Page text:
Scientists develop new self-lubricating condoms that could encourage safe sex

Use of the self-lubricating condoms could reduce friction-associated pain during sex

Sabrina Barr@fabsab5
Wednesday 17 October 2018 15:30
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Scientists have developed new self-lubricating condoms that they believe could encourage more people to practise safe sex.

The condoms, which have been developed by researchers at Boston University, have been designed with a special, durable coating that becomes slippery when it comes into contact with natural bodily fluids.

The team believes people who are sexually active may feel more inclined to use condoms that have been made using the self-lubricating latex, concluding in a study that the condoms can improve comfort during intercourse.

Last year, a study conducted by YouGov found that almost half of people aged between 16 and 24 who are sexually active don’t use protection when sleeping with a new partner.

However, the number of people using contraception may increase if they're given access to self-lubricating condoms, as the team from Boston University explains.

“Such a coating shows potential to be an effective strategy for decreasing friction-associated pain, increasing user satisfaction and increasing condom usage,” the researchers state in a study published in the Royal Society Open Science journal.

73 per cent of the participants enlisted for the study stated that they would prefer to use a condom that has a self-lubricating surface.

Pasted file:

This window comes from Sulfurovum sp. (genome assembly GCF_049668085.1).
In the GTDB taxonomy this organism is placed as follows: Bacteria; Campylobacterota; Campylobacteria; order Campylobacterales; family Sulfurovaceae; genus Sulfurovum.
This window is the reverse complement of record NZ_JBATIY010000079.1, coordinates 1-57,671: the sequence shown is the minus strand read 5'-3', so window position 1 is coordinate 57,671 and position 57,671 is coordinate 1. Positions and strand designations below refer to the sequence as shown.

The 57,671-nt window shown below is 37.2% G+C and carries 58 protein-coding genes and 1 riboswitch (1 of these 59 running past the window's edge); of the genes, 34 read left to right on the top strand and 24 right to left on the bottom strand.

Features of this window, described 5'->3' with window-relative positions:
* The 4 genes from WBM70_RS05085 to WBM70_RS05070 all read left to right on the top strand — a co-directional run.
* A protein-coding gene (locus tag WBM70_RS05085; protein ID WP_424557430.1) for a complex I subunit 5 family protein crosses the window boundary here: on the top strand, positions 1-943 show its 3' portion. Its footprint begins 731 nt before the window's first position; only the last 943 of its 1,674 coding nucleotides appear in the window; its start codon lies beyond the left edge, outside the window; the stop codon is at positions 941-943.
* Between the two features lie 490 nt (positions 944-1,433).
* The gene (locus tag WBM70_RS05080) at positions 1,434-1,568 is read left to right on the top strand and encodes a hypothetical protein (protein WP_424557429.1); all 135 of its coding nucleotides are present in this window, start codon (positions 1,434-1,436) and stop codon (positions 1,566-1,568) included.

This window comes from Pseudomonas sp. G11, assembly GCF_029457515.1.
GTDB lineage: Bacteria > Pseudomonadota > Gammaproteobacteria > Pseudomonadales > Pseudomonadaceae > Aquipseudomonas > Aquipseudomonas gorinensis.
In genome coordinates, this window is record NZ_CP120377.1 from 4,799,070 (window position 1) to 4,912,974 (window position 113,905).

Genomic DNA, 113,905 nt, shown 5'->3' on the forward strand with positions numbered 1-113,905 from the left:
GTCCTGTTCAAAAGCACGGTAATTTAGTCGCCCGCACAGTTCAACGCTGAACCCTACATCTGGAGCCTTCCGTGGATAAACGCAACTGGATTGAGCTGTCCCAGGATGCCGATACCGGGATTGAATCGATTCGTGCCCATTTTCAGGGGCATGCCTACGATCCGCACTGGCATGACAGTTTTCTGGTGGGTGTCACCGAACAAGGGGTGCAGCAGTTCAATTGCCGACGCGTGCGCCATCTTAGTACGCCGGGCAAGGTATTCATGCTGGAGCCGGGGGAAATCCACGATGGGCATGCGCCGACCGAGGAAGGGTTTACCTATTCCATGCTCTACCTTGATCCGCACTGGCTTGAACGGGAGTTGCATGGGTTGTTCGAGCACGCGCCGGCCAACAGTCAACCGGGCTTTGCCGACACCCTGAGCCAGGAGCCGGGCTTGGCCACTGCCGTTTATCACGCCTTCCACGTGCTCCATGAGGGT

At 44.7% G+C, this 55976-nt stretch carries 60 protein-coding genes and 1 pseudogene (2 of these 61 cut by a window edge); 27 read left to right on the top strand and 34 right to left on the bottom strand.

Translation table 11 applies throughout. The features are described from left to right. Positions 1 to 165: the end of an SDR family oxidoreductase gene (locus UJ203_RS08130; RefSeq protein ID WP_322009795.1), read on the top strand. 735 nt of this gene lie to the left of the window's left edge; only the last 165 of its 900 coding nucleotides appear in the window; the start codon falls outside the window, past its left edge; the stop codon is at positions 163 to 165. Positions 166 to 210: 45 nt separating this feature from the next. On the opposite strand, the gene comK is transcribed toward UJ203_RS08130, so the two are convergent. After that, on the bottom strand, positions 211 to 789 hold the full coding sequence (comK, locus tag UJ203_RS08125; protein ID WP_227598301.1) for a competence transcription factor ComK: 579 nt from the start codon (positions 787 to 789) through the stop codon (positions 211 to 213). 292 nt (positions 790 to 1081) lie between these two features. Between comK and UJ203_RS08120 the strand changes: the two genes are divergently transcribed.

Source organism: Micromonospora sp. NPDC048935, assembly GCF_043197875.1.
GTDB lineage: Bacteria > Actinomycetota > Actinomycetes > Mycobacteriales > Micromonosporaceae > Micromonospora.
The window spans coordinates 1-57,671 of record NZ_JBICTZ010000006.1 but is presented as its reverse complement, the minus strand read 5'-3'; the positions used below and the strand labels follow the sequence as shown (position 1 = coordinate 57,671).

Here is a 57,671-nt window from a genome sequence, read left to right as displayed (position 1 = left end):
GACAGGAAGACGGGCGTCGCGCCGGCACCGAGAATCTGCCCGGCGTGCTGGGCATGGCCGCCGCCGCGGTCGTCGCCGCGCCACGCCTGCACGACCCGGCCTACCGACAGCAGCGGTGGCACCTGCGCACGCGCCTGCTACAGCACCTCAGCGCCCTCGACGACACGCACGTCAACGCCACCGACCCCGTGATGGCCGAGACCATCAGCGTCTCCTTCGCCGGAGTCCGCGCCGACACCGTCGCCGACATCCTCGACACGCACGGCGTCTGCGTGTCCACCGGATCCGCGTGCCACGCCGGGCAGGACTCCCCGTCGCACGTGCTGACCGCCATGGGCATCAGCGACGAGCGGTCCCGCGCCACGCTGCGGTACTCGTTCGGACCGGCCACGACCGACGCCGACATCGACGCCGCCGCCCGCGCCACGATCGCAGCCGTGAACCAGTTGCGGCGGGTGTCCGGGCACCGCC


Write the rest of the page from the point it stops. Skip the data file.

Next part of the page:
Furthermore, the team state that encouraging more people to practise safe sex by using the self-lubricating condoms could in turn lead to lower incidences of sexually transmitted infections and unplanned pregnancies.

In 2009, a study conducted by Indiana University with almost 2,500 women aged between 18 and 68 found that for the majority of the time, 65.5 per cent of women find it pleasurable to use lubricants during sex.

However, the team from Boston University explain that there are drawbacks to using traditional lubricants, stating that “lubricants pose disadvantages of dilution in physiologic fluids and sloughing away over repeating articulations.”

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For the study, the researchers had 33 participants carry out “touch tests” by comparing non-coated latex, non-coated latex that had been lubricated by a personal lubricant and the self-lubricated latex.

While the results of the study demonstrate a strong interest in the self-lubricating condoms, the condoms can’t be tested during sexual intercourse until the product receives approval from the Food and Drug Administration.

Earlier this year, the Centres for Disease Control and Prevention issued a warning to Americans to stop reusing condoms, stating: “We say it because people do it: Don’t wash or reuse condoms.”

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